A Pharmacist Being a pharmacist is much harder than what you probably thought it was. Pharmacists in a hospital have many, many responsibilities. They must be very careful that they have measured the medication correctly, because one little mistake can be potentially fatal. Pharmacists must know what many of the medications do, and if there are any side effects and incompatibilities with other medications the patient might be on.
For example, a person might be taking a medication for another problem, and if the physician and pharmacist don't notice that condition, the prescribed medication might cause a deadly interaction. This does not happen with all drugs, but it happens with a few, and you certainly don't want a result like that. The pharmacist must also make sure that the patient does not have any allergies against that type of medication. Pharmacists should also know generic brands of medication that might save the patient's money.
They must know any differences between the brand name and the generic name, such as drug interactions, side effects, and how it should betaken. Some responsibilities of the pharmacist include making intravenous solutions and operating the TPN, which takes intravenous solutions and adds vitamins such as amino acids. They also refill storage bins in the Emergency Room, where doctors can get them if a patient needs them immediately. Charles Rudolph Walgreen Sr.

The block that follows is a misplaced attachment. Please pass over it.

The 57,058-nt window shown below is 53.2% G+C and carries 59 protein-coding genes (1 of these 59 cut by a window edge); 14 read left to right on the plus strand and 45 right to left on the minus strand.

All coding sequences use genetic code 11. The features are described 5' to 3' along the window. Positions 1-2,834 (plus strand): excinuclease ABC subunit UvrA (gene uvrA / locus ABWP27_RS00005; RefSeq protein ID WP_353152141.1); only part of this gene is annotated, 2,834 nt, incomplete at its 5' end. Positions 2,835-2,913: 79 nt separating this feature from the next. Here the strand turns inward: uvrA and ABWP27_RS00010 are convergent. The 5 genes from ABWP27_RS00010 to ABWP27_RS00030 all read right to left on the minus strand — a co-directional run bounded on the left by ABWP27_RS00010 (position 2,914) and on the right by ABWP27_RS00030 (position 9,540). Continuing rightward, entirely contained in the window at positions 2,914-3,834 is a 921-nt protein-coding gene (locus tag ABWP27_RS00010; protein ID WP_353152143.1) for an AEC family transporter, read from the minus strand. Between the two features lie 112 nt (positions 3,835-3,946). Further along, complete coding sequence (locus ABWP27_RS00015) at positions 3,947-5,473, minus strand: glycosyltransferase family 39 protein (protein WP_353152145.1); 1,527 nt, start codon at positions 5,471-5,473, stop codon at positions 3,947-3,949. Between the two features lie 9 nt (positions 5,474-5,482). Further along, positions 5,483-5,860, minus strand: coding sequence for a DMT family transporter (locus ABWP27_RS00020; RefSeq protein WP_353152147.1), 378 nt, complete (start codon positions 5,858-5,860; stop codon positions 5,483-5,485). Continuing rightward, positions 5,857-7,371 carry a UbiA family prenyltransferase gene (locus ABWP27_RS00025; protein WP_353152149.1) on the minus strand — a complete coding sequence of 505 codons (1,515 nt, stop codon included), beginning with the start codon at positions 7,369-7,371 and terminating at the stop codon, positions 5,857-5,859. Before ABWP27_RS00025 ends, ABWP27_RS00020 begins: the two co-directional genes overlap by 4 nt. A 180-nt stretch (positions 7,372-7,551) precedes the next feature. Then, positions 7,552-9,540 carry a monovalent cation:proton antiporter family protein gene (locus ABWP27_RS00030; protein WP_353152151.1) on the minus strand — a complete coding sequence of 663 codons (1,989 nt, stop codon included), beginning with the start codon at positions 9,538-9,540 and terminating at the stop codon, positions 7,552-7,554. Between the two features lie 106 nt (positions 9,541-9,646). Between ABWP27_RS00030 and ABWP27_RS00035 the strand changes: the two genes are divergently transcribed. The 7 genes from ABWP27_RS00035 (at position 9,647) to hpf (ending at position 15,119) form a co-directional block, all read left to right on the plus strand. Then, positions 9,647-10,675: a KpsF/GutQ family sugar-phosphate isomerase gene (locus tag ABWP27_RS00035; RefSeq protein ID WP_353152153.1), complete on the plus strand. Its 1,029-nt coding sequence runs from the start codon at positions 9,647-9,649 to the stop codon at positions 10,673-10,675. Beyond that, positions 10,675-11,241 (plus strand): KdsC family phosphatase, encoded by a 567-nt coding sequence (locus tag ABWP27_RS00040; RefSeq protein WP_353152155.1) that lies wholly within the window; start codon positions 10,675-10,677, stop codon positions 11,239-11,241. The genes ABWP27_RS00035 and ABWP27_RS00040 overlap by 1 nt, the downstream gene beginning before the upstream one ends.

Is the founder of Walgreens. When he was twenty, he borrowed twenty dollars, and moved from Dixon, Illinois to Chicago. Throughout pharmacy school, he worked for pharmacies in the day and went to school at night. When the United States went to War with Spain in 1898, Walgreen was enlisted as a private. There were many diseases in Cuba, and Walgreen fell sick. The doctor was so sure that Walgreen was going to die, tha the put Walgreen's name on the casualty list, and newspapers told of his death! When Walgreen returned from the war, he worked as a pharmacist for a man by the name of Isaac W.
Blood. He later bought out Blood's pharmacy. Customer service was very important to Walgreen. Often, he would answer the phone himself, then tell the delivery boy what the prescription was and where to deliver it.
He would converse with the customer, so that usually the prescription would come before the customer had hung up the phone. In 1909, he purchased one of the busiest pharmacies in Chicago with a partner, Arthur C. Thorson. He made attractive displays and showcased windows, which was much different that the other dull pharmacies. He also started manufacturing his own medications, which ensured him high quality at an excellent price. He later added various items that attracted business, such as an ice cream fountain, and during the winter time, they served sandwiches and soup.
Before 1916, each of Walgreen's seven stores operated independently, so Walgreen decided to make it more efficient, so in 1916, Walgreen merged all of his stores into one company, Walgreens.